“If you look at MTBF (mean time between failure) calculations,” notes Wagner, “most of them are closely related to the number of connections, so any time we can reduce the number of connections, you can see significant decreases in MTBF. You're also reducing a potential cause for failure on installation and start-up, which is significant because development time is becoming a crucial consideration these days.”
Sue Dorsheid, product line manager for supplier Danaher Motion, Wood Dale, Ill., agrees that reducing wiring is one of today’s top priorities, and stresses that it’s the digital nature of today’s motion control components rather than a particular product configuration that’s the real enabler. “Customers want to reduce the amount of wiring on a machine, and one of the easiest ways to do that is to go from an analog interface—the +/-10 volt interface between the control
and a servo amplifier—to a digital interface, where instead
of having, say, eight wires going back and forth with the encoder feedback and the analog output, you have a single ‘CAT 5’ Ethernet cable. At that point it’s plug-and-play.”
Dorsheid cites some other advantages of going digital. “First of all, you get better noise immunity. Also, you can typically have a little bit longer cable runs, which gives you more freedom in distributing the drives on the machine.” This can often make the design and installation of the machine a little easier, she notes.
“Lastly, the amount of data that can be transferred over that digital network as opposed to hardwired signals is just enormous—head and shoulders above the amount of information you used to be able to get,” Dorsheid points out. “Now you can get actual real-time information from the drive, you can launch your current torque in real-time, you can get diagnostic information from the drive that is very detailed, and you can get an entire fault history as opposed to just indicating that the drive has a fault.” There are many benefits of going to a digital control network, which, according to Dorsheid, is why most control vendors are now migrating to this approach.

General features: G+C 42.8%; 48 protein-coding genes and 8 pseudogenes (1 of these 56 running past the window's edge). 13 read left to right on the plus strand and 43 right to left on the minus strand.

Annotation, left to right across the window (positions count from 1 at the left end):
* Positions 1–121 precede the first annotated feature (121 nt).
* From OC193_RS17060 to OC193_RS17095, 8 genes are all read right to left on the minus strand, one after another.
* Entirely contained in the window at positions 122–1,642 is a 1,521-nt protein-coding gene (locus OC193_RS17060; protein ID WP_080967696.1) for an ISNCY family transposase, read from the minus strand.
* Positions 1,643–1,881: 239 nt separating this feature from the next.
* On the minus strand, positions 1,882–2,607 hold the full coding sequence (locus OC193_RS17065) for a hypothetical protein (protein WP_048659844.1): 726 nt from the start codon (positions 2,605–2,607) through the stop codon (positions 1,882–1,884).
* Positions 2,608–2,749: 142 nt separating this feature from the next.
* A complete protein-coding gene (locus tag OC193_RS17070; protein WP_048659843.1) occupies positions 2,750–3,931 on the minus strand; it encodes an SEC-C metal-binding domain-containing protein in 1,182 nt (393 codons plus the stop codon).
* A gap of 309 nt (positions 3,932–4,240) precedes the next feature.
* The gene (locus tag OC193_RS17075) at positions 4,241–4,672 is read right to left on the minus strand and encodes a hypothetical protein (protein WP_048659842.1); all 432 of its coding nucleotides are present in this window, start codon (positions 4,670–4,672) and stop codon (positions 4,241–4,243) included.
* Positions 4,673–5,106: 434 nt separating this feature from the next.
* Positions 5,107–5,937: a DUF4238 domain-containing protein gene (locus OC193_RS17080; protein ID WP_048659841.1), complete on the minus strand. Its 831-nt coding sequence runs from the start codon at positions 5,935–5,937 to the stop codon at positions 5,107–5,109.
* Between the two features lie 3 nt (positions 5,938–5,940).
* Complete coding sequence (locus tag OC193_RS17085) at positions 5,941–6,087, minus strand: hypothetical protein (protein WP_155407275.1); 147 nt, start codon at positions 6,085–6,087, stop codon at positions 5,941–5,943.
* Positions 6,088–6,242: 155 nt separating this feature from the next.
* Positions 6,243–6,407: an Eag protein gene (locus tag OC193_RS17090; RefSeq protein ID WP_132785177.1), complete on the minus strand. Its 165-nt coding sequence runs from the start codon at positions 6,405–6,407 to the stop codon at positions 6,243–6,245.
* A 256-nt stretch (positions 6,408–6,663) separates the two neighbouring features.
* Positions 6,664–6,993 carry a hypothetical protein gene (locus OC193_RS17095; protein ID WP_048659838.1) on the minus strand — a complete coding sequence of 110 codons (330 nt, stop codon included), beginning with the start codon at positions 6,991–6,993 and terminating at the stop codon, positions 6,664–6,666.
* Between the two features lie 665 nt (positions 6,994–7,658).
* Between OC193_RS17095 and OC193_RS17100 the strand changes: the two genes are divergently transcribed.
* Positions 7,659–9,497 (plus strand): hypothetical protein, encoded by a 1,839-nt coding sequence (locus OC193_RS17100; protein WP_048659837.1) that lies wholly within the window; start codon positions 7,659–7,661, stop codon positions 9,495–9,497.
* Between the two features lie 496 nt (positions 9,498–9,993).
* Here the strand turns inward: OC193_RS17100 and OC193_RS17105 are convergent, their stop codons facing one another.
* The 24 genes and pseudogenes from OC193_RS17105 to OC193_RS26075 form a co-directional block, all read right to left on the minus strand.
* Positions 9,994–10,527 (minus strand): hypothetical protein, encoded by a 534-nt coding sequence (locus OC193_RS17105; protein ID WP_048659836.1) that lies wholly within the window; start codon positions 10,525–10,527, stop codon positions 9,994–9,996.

The PackML effect
Whenever the subject of innovation in motion control arises, it’s a good bet that mention of PackML is not far behind. These packaging machinery language guidelines, promulgated by the Packaging Workgroup of the Open Modular Architecture Control Users Group (OMAC), adapt the existing state model to the specifics of packaging machinery, adding new data definitions, or pack tags, to describe the basic states that all packaging machinery undergo.
These guidelines are generally implemented with the aid of IEC 61131 programming languages. Developed by the PLCopen organization, this suite of languages, adopted as an international standard by the International Electrotechnical Commission, contains the familiar ladder diagram, but also includes higher level languages that permit “modular” programming, such as the use of function blocks, or software objects, containing subroutines for specific tasks that can be reused as standardized modules.
Importantly, the IEC 61131 languages can be nested within each other. Taken together, these two software standardization initiatives permit automated packaging equipment, particularly today's digital motion control products, to attain the full measure of the flexibility that is built into them. It’s a promise not lost on Mike Lamping, technology leader for Procter & Gamble, the Cincinnati-based consumer products giant.
“The reason we are trying to use PackML is that we know it will lead to lower costs,” notes Lamping, “lower costs for engineering, lower costs for maintenance and lower costs for operation.” The idea behind PackML is to provide a common look and feel amongst all packaging machines, Lamping observes. “And if you have this common look and feel, and you are using IEC 61131-type functional programming rather than monolithic-type programming, then it should be easier to understand how a machine is operating, and then easier to understand how to troubleshoot that machine as well.